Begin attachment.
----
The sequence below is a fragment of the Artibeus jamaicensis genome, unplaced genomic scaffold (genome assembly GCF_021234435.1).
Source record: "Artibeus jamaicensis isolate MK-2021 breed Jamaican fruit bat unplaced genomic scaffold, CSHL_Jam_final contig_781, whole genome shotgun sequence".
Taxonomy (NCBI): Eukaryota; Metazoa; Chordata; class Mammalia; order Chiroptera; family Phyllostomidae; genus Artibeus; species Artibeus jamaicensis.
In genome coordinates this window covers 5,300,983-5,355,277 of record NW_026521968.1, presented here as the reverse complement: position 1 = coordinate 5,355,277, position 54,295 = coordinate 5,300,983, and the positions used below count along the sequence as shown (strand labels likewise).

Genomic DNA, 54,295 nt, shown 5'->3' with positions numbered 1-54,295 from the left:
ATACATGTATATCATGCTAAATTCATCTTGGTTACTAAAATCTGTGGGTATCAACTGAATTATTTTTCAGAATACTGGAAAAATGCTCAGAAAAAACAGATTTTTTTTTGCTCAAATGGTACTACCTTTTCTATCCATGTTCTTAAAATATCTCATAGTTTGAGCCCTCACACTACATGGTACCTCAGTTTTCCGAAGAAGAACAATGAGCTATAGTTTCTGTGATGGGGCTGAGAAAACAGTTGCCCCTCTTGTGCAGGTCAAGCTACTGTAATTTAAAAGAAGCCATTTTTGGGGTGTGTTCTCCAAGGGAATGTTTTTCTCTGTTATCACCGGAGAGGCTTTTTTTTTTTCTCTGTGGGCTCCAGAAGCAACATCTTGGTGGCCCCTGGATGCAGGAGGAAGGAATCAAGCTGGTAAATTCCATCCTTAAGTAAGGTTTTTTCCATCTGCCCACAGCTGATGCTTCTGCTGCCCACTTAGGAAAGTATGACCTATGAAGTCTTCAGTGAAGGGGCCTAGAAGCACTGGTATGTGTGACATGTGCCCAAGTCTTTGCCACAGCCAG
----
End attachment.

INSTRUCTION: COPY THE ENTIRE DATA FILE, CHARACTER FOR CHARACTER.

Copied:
The sequence below is a fragment of the Artibeus jamaicensis genome, unplaced genomic scaffold (genome assembly GCF_021234435.1).
Source record: "Artibeus jamaicensis isolate MK-2021 breed Jamaican fruit bat unplaced genomic scaffold, CSHL_Jam_final contig_781, whole genome shotgun sequence".
Taxonomy (NCBI): Eukaryota; Metazoa; Chordata; class Mammalia; order Chiroptera; family Phyllostomidae; genus Artibeus; species Artibeus jamaicensis.
In genome coordinates this window covers 5,300,983-5,355,277 of record NW_026521968.1, presented here as the reverse complement: position 1 = coordinate 5,355,277, position 54,295 = coordinate 5,300,983, and the positions used below count along the sequence as shown (strand labels likewise).

Genomic DNA, 54,295 nt, shown 5'->3' with positions numbered 1-54,295 from the left:
ATACATGTATATCATGCTAAATTCATCTTGGTTACTAAAATCTGTGGGTATCAACTGAATTATTTTTCAGAATACTGGAAAAATGCTCAGAAAAAACAGATTTTTTTTTGCTCAAATGGTACTACCTTTTCTATCCATGTTCTTAAAATATCTCATAGTTTGAGCCCTCACACTACATGGTACCTCAGTTTTCCGAAGAAGAACAATGAGCTATAGTTTCTGTGATGGGGCTGAGAAAACAGTTGCCCCTCTTGTGCAGGTCAAGCTACTGTAATTTAAAAGAAGCCATTTTTGGGGTGTGTTCTCCAAGGGAATGTTTTTCTCTGTTATCACCGGAGAGGCTTTTTTTTTTTCTCTGTGGGCTCCAGAAGCAACATCTTGGTGGCCCCTGGATGCAGGAGGAAGGAATCAAGCTGGTAAATTCCATCCTTAAGTAAGGTTTTTTCCATCTGCCCACAGCTGATGCTTCTGCTGCCCACTTAGGAAAGTATGACCTATGAAGTCTTCAGTGAAGGGGCCTAGAAGCACTGGTATGTGTGACATGTGCCCAAGTCTTTGCCACAGCCAG